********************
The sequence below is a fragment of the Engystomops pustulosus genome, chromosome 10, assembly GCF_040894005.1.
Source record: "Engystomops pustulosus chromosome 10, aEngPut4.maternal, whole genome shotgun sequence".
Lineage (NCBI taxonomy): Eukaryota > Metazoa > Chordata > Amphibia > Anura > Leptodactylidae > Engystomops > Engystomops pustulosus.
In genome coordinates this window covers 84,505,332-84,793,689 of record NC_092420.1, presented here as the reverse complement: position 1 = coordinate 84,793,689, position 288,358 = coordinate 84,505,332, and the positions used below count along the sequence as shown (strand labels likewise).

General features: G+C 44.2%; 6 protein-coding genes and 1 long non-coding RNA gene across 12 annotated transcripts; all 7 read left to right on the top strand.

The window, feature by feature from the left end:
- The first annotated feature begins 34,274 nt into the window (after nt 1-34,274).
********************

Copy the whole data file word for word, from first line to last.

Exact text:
The sequence below is a fragment of the Engystomops pustulosus genome, chromosome 10, assembly GCF_040894005.1.
Source record: "Engystomops pustulosus chromosome 10, aEngPut4.maternal, whole genome shotgun sequence".
Lineage (NCBI taxonomy): Eukaryota > Metazoa > Chordata > Amphibia > Anura > Leptodactylidae > Engystomops > Engystomops pustulosus.
In genome coordinates this window covers 84,505,332-84,793,689 of record NC_092420.1, presented here as the reverse complement: position 1 = coordinate 84,793,689, position 288,358 = coordinate 84,505,332, and the positions used below count along the sequence as shown (strand labels likewise).

General features: G+C 44.2%; 6 protein-coding genes and 1 long non-coding RNA gene across 12 annotated transcripts; all 7 read left to right on the top strand.

The window, feature by feature from the left end:
- The first annotated feature begins 34,274 nt into the window (after nt 1-34,274).